Today let us discuss the Prophet-hood of Muhammad (upon whom be peace). The Prophet Muhammad (upon whom be peace) claimed Prophet-hood over 1400 years ago. To assess whether this claim is true we must rationally investigate the historical narratives and testimonies concerning the life of the Prophet (upon whom be peace).
Once we do this, we will be in a position to conclude that he was speaking the truth. We can summarise the argument as follows:
1. The Prophet could have been a liar, deluded, both or speaking the truth
2. He wasn’t a liar, deluded or both
3. Therefore he was speaking the truth
*** You must reject China, if you reject the Prophet! ***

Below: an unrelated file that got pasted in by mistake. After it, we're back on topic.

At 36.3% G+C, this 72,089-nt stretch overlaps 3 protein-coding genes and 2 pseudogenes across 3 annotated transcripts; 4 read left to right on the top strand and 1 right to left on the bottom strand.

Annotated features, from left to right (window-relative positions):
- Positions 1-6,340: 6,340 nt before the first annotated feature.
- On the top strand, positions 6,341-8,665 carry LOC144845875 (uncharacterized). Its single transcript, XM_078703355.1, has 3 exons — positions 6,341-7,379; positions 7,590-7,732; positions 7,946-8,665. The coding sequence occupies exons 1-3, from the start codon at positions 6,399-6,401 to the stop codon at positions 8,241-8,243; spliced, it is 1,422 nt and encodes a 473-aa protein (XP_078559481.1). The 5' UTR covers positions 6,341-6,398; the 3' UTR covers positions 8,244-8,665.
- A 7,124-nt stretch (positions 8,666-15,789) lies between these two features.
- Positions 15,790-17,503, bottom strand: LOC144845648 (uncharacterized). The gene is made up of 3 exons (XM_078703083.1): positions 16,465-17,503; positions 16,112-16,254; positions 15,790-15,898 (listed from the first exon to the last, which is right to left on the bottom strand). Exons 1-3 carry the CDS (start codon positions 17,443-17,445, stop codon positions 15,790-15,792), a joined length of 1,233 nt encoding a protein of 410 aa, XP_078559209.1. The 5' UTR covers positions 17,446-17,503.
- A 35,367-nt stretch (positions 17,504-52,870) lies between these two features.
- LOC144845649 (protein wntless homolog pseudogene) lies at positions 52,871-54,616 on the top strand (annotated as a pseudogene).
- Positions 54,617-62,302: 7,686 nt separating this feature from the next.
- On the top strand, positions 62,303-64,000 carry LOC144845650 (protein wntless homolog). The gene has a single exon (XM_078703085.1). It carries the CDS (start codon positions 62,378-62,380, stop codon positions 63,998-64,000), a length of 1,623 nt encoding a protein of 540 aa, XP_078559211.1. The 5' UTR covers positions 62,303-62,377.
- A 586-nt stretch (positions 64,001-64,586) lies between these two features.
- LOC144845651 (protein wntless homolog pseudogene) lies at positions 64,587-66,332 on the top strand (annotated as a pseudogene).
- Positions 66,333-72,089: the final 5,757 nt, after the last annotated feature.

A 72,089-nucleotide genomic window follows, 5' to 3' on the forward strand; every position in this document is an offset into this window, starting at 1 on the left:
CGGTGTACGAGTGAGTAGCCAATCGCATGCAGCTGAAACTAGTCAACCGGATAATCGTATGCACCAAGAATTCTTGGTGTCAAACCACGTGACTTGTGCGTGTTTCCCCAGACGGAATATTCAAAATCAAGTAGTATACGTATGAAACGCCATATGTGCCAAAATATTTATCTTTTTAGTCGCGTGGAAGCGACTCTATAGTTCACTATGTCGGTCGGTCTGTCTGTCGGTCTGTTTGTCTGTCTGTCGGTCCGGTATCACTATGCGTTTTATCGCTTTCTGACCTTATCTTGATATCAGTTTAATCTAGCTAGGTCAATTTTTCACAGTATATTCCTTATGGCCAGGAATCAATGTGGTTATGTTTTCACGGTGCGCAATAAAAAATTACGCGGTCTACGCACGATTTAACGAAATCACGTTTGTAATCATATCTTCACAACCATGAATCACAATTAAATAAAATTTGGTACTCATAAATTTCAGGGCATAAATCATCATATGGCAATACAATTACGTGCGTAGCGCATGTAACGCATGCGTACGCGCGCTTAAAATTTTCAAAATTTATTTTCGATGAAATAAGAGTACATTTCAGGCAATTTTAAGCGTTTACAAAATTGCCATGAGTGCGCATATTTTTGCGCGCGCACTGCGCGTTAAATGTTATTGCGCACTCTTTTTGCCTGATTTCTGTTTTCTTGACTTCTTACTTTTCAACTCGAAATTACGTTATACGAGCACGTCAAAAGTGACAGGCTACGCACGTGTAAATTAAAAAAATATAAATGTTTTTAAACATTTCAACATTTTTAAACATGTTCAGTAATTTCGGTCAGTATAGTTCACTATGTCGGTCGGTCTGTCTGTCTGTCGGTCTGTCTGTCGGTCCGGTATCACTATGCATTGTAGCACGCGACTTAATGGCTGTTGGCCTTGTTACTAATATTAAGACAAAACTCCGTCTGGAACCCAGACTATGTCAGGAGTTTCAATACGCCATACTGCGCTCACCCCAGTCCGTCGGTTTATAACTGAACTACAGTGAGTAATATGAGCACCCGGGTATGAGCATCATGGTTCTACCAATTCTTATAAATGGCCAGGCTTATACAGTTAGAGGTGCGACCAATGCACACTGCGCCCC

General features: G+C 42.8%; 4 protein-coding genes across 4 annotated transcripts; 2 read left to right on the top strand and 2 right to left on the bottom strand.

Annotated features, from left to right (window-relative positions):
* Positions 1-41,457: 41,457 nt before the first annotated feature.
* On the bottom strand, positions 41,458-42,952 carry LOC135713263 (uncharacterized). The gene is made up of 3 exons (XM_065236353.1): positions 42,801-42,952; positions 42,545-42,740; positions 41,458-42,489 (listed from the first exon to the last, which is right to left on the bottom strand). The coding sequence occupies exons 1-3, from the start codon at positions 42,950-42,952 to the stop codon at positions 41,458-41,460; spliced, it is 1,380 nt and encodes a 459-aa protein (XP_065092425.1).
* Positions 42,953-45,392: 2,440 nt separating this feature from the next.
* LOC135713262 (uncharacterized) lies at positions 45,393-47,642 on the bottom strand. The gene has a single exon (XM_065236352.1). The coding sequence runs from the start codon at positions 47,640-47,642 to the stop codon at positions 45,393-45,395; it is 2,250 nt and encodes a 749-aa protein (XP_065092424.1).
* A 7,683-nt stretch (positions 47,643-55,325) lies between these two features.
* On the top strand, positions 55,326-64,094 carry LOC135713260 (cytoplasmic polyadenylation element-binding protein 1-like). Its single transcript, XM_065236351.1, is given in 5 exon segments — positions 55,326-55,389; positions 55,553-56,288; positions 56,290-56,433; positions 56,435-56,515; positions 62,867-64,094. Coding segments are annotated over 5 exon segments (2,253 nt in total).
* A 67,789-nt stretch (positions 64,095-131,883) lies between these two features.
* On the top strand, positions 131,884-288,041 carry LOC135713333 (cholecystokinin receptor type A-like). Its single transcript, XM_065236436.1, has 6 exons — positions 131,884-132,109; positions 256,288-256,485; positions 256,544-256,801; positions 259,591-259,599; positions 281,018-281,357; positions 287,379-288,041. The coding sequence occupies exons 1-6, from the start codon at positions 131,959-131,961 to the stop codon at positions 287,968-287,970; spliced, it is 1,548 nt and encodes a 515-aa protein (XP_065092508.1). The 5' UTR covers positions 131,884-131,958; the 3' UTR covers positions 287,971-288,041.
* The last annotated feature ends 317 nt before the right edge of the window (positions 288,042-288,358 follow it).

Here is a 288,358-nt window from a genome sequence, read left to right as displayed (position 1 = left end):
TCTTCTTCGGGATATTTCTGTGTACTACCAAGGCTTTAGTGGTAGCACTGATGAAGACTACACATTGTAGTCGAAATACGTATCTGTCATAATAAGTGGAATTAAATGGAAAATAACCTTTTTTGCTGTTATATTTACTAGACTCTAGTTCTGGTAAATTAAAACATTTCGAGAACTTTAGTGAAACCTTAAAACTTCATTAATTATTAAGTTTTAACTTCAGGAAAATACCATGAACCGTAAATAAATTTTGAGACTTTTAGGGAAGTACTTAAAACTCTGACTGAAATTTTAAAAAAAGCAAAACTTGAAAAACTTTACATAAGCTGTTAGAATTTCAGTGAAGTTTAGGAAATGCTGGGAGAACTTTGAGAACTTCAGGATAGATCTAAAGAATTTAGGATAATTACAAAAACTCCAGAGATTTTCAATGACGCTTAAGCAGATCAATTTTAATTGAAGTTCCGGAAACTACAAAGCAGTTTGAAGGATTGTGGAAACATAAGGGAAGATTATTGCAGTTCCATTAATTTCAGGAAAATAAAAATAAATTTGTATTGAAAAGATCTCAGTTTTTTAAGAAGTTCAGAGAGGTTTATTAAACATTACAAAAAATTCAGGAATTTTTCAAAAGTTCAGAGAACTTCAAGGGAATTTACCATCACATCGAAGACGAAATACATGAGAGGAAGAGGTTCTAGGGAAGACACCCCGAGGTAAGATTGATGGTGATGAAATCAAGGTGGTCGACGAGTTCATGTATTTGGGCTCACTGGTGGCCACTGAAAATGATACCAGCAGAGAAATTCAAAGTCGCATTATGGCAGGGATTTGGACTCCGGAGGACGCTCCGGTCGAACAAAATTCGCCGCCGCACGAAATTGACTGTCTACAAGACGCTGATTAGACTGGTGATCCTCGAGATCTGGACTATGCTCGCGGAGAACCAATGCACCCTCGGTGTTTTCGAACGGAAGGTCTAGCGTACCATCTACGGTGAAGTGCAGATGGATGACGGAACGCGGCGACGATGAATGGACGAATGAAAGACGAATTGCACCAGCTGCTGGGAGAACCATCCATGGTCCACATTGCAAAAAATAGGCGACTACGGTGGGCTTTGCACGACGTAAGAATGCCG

In epistemology (which is narrowly defined as the study of knowledge and belief) testimony is considered as one of the sources of knowledge, and when applied properly it can form justified beliefs. Testimony is a valid source knowledge only when it comes from a reliable source, especially if there are multiple sources in agreement. Obviously there are conditions to how we can use testimony, but in the majority of the cases we consider testimony as a valid source of knowledge. Take our certainty that China exists. Many of us have never been to China, we have never eaten Chinese food in China, we have never spoken to someone in China. All we have as evidence is a map, and people telling us they have travelled to China, and we may have spoken to people that claim to be from China. However, is a map evidence? Couldn’t it be the case that someone can produce a map and just draw a new country and name it “Fufula”. Is speaking to a person who claims to be Chinese evidence? Couldn’t someone come up to you and claim he is a Fufulanian? What about people who travelled to China, is this a valid source of knowledge? Couldn’t people come up to you and say they travelled to Fufula? This line of questioning actually undermines our certainty that China exists!